I have previously written that a child support obligation can be suspended or terminated in situations where the court makes a finding that the child has deliberately severed his/her relationship with a parent, thereby abandoning that parent. However, in order for a court to make a finding of abandonment, the child must be of employable age.
Even if the child is not of employable age, the non-custodial parent’s child support obligation can be suspended or terminated, if the breakdown in the parent-child relationship came as a result of the actions of the custodial parent.
In Ledgin v. Ledgin, 36 A.D.3d 669 (2nd Dept. 2007), the Appellate Division held that interference with visitation rights can be the basis for the cancellation of arrears of maintenance and the prospective suspension of both maintenance and child support. However, such relief is warranted only where the custodial parent’s actions rise to the level of “deliberate frustration” or “active interference” with the noncustodial parent’s visitation rights.
In Frances W. v Steven M., 15 Misc.3d 839 (Fam. Ct. Queens Co. 2007), the court held that the petitioner was not entitled to child support where she intentionally aided her sister in brainwashing the child, who is almost 20 years old, into falsely believing that the father had sexually abused her when she was an infant, and otherwise poisoned the child’s relationship with the respondent from the time she was four years old. The court stated that since the petitioner was an active participant in destroying her niece’s relationship with the father, “she was precluded from obtaining child support from the respondent as a matter of fundamental fairness.”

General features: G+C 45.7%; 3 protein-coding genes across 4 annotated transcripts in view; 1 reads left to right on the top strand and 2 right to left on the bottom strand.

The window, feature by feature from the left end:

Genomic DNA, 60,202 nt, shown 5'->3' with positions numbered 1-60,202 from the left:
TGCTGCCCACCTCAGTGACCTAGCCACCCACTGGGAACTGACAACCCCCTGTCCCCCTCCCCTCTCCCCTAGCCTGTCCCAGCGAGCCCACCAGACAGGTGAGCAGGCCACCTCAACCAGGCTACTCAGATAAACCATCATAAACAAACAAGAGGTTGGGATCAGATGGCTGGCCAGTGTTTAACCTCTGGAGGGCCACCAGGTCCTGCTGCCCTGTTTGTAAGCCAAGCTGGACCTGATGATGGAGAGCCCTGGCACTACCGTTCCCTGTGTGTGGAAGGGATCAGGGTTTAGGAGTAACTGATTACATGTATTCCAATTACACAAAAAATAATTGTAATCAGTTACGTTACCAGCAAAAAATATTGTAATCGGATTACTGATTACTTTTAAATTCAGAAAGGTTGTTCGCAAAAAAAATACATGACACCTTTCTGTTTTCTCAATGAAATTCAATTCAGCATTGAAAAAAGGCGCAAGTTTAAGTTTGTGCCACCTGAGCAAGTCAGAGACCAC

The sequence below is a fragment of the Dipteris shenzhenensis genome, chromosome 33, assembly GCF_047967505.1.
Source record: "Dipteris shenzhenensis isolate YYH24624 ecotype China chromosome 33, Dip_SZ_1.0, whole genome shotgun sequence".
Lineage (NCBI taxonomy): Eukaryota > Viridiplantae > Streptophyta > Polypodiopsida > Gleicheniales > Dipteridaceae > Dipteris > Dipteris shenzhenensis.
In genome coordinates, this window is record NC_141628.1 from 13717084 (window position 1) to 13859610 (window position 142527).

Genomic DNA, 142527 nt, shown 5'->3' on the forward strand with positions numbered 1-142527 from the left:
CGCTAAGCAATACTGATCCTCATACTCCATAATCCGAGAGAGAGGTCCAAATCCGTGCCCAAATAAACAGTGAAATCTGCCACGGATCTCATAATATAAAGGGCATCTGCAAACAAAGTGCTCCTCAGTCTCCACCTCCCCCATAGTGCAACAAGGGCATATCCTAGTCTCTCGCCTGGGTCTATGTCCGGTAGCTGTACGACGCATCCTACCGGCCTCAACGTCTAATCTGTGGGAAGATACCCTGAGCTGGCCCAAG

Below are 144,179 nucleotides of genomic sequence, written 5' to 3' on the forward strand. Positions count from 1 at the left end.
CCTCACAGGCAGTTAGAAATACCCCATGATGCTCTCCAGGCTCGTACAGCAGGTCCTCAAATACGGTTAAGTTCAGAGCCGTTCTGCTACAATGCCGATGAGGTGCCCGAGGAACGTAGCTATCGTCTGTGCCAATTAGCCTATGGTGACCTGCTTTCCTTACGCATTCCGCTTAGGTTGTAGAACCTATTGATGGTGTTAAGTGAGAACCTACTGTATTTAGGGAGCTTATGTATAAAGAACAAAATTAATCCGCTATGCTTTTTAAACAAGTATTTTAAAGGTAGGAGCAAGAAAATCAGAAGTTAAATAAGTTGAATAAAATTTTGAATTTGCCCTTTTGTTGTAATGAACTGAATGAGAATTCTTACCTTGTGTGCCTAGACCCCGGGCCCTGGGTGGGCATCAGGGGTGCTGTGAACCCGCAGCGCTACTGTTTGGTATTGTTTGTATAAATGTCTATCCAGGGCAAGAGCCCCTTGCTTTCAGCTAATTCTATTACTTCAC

In S.M.B. v D.R.B, 17 Misc.3d 1132(A) (Fam. Ct. Onondaga Co. 2007), the petitioner's father sought vacatur of an order of support contained in the parties’ divorce judgment, which incorporated their opt-out agreement. Father began his action after the mother engaged in a pattern of active interference and deliberate frustration with the child’s relationship with the father. Mother was very angry that the father paid no more child support than what’s been ordered by the court. Mother has withheld their father’s access to the child since she moved to Florida and remarried. The court found that the mother’s acts of alienation were not isolated incidents but a continuing pattern. The court further found that the child now shows no interest in having a relationship with their father because of his mother’s unfortunate endeavors. Father’s support obligation was vacated since father met his burden of establishing that his mother unjustifiably frustrated his right to reasonable access.
If the child is not of employable age, and the custodial parent did not interfere with the relationship between the non-custodial parent and the child, the non-custodial parent’s obligation to pay child support will not be terminated by the court. Foster v. Daigle, 25 A.D.3d 1002 (3rd Dept. 2006).
Since most of these cases are tried on the issue of parental interference, it is important that each such case, before it is brought, is carefully screened by an experienced family law lawyer. Because parental interference cases require a significant level of proof, it is important that a petitioner is represented by an attorney familiar with such cases.